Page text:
It was as easy as hook, line and sinker. A captain would ready his boat, navigate the channel toward a designated Channel Islands fishery, and reel in his catch to provide a living for himself and sustenance for the seafood-loving public.

Though the practice of the fishing profession has remained the same, the world surrounding the commercial fisherman, especially in California, has become protective of its waters. With new regulations and the enactments of the state’s Marine Life Management Act and the Marine Life Protection Act, the tides of commercial fishing for county fishermen have changed indefinitely, leaving the future of the age-old profession in limbo.

“There are so many rules and regulations now, people are confused about what is going on,” said Bill Sutton, 56, commercial fisherman and co-owner of Sea Fresh Seafood in Ojai and Oxnard, who has been fishing commercially for 41 years. “A lot of people aren’t going fishing now because it is such a hassle,” he said.

In a recent economic analysis commissioned by the California Department of Fish and Game from Humboldt State University, the number of licensed commercial fishermen is diminishing, and sales of commercial fishing licenses dropped 31 percent from 2000 to 2008, sinking from 26,049 to 18,052

The Marine Life Protection Act, passed in 1999, called upon the state to redesign a designated system of marine protected areas (MPAs) to protect the state’s marine life, habitats and ecosystems. But a regional approach to redesigning MPAs for the five coastal regions in California has taken more than a decade to implement and is still undecided, causing confusion among fishermen.

Additionally, the Marine Life Management Act, which became law in 1999, called for stricter changes in management and regulation of California fisheries.

With fisheries on the decline, regulations on the increase, and a crippling economy to boot, local commercial fishermen don’t see an easy channel for a younger generation that hopes to sail into commercial fishing.

According to national studies, the average age for a commercial fisherman is in the mid-50s. Russ Morgan, 54, has worked as a commercial fisherman for nearly 30 years within the Channel Islands.

“Very bleak,” said Morgan about the future of the commercial fishing industry. “What are the younger guys going to do to get into the industry? You almost have to be grandfathered in.”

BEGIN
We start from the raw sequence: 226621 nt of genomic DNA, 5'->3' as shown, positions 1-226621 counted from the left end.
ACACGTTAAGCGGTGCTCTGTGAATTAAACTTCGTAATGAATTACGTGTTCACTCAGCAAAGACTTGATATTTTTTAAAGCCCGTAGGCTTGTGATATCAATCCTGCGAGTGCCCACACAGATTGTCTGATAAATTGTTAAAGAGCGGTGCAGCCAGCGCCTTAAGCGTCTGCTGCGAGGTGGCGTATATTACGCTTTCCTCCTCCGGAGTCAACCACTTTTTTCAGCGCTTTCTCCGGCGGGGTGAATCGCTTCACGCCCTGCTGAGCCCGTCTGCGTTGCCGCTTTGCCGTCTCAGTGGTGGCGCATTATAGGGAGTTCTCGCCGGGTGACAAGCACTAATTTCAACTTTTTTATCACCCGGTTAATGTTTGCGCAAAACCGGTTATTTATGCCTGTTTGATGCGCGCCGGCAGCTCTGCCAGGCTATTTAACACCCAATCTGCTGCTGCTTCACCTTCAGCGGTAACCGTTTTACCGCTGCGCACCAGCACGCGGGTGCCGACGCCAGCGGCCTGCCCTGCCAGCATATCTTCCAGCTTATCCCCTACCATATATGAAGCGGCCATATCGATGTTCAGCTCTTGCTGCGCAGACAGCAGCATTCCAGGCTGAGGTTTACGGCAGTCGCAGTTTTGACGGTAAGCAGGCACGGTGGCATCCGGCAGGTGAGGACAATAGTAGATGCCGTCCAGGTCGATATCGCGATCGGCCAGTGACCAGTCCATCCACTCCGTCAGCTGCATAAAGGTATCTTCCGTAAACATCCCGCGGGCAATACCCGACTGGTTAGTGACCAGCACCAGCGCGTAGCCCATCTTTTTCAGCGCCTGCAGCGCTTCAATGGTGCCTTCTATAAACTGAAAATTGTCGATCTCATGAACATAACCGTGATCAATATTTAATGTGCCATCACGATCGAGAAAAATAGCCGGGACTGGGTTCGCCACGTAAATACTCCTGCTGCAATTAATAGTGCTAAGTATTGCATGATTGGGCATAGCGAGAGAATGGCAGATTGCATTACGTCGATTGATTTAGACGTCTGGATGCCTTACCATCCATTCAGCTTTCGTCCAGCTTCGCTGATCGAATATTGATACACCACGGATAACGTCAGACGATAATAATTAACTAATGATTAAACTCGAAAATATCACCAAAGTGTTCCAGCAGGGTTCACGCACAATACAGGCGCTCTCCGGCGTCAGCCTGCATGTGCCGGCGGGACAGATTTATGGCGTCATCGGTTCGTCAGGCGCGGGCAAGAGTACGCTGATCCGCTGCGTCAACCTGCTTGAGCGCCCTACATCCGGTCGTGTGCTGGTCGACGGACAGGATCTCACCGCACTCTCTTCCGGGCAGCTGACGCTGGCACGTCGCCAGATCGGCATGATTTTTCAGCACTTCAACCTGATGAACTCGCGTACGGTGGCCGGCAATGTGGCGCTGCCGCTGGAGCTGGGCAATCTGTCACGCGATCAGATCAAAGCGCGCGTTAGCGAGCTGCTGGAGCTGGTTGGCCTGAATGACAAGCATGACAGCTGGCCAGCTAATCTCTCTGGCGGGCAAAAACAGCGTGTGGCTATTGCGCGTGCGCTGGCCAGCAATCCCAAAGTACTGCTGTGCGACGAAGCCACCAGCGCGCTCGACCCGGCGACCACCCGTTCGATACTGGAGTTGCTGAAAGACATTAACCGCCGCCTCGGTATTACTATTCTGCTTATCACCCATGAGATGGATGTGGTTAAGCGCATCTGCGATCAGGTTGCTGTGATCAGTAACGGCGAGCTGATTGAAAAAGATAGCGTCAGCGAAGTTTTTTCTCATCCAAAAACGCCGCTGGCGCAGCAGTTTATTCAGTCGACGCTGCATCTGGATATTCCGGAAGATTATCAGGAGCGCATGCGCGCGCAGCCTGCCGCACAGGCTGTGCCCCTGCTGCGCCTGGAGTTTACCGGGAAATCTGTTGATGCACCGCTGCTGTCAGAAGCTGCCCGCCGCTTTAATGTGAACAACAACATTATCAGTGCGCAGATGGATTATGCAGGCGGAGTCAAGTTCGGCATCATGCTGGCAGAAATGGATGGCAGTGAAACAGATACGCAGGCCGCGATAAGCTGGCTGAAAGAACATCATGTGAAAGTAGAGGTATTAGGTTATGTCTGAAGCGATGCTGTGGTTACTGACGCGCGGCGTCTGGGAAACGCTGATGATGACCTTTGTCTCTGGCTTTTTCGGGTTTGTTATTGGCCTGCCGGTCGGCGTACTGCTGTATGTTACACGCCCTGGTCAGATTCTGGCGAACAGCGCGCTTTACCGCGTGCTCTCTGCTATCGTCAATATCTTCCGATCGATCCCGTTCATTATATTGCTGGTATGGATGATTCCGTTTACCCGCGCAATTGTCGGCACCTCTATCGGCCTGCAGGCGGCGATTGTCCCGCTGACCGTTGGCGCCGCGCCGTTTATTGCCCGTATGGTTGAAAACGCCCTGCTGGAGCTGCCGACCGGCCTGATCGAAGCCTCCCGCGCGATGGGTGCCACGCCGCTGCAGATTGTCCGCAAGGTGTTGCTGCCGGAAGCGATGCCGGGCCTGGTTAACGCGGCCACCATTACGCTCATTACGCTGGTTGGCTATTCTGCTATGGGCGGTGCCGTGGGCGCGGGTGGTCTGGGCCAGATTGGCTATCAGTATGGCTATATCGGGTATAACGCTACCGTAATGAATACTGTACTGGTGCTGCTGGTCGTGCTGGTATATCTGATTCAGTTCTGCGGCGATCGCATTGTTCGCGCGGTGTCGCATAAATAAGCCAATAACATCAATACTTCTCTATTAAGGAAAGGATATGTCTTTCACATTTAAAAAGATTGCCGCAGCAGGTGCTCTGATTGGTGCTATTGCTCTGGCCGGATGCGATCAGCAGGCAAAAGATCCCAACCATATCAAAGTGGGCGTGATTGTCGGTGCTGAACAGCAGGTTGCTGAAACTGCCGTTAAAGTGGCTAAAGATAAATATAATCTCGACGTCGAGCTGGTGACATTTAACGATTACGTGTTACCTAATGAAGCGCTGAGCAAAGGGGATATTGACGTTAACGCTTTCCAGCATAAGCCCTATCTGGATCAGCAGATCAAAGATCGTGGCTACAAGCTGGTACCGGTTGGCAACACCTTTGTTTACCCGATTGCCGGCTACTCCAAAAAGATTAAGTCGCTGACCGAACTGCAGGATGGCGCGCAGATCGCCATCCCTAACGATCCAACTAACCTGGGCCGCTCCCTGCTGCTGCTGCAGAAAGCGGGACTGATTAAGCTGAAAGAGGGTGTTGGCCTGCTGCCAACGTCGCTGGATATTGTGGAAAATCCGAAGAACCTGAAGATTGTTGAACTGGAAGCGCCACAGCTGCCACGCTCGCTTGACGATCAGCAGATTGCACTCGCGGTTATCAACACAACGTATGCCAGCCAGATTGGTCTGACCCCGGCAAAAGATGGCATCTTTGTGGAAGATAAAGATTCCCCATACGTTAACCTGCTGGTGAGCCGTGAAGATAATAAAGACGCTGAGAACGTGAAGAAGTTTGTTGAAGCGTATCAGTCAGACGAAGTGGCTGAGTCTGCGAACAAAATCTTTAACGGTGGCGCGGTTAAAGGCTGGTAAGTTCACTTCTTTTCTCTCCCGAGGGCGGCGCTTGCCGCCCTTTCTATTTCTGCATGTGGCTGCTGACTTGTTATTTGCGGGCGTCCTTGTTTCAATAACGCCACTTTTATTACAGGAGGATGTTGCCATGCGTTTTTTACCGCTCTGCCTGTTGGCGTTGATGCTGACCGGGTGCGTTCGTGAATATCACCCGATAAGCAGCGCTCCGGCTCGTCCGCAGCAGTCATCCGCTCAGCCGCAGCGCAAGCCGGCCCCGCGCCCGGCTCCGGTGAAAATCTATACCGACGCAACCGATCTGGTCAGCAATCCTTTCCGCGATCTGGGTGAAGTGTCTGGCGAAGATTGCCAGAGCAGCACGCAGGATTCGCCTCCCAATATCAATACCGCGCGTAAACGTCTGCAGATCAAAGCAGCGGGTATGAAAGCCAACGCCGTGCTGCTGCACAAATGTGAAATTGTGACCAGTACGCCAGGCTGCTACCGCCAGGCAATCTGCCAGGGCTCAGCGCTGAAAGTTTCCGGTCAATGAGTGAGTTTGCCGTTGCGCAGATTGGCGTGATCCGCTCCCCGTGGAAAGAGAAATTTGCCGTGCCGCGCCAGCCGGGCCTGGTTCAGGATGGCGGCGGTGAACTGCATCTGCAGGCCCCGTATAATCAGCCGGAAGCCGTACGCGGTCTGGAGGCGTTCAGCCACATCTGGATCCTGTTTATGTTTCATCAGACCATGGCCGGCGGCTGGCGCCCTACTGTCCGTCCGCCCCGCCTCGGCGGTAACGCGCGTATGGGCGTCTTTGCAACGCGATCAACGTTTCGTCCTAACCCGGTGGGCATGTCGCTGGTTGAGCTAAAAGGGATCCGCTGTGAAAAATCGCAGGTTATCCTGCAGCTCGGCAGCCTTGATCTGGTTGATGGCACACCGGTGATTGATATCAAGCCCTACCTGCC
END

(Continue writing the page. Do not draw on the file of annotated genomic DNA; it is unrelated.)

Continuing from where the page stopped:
For commercial fishermen to gain access to a fishery, they need to buy into it. A transferrable permit to a densely populated fishery can run upward of $75,000. But such permits are limited and are primarily held by fishers who have aged into the industry. The California Department of Fish and Game has placed limits on permits to reduce overfishing. In order to gain access to a potentially high-revenue fishery, a permit-seeker has to buy a permit from a fisherman who is looking to sell a permit. However, a permit to such fisheries is the livelihood for commercial fishermen and not so easily attainable.

“Guys who have them (permits) won’t sell or get rid of them because they want to finish their careers,” said Jerry Peters, 42, a commercial fisherman residing in Oak View, who considers himself as one of the youngsters. “So permit restrictions won’t put guys out of business, but how will the new guys get into it?”

Commercial fishermen account for $4 billion in national revenue. Locally, on the other hand, the work done by commercial fishermen is tangled in a love/hate relationship. The “catch of the day” is popularly advertised at local restaurants, but the majority of the catch is looked over in local markets and is shipped to other continents.

According to Carla Gunther, a Ph.D. in marine science from University of California, Santa Barbara, and a researcher at Penobscot East Resource Center in Maine, statistics show that 90 percent of spiny lobsters caught within the Channel Islands is exported. She estimates that 80 percent of catch from all local fisheries is exported, and well over the majority of fish consumed by county residents is from Asia or Mexico.

Seafood connoisseurs, suggested Gunther, don’t support local seafood in the respect that local farmers receive support for their produce. The seafood industry, said Gunther, didn’t get included in the “buy local” campaigns along with produce.

“For local produce, people are willing to pay extra,” said Gunther. “But not for seafood. It doesn’t have the advertisement or push because of the notion that oceans are overfished and fishermen are the pillagers of the sea.”  

Gunther said that it may have to do with ownership. Unlike farms, the ocean is a public resource and nobody should have exclusive rights, and it may seem as if fishermen are stealing from the public, she suggested.

“The local farmer holds the halo, but the fisherman holds the devil’s horns,” said Gunther. “They’re not treated the same in the political structure.”

Morgan agreed. Each week, Morgan sells his commercial catch at the Ventura harbor Saturday seafood market. There used to be more than 100 people in line for fresh seafood, but now the number of people in line is closer to 30.

“People hear about fisheries, but still go to the store and buy fish from unregulated waters in Asia,” said Morgan
Fishermen, said Sutton, bear the brunt of the ocean’s ecological criticism.

“They don’t go after the polluters,” said Sutton about federal ocean regulators. “Everybody that lives on the land is harming the resource too. Pesticides from the farmers go into the rivers after it rains. But it’s easy to catch a fish and have them say it is one too many. But how many are they killing that they don’t know about? This is our business, this is our backyard. We are the protectors.”

If one thing is for certain in the fickle currents of fishing, rough waters are ahead for the commercial fisherman.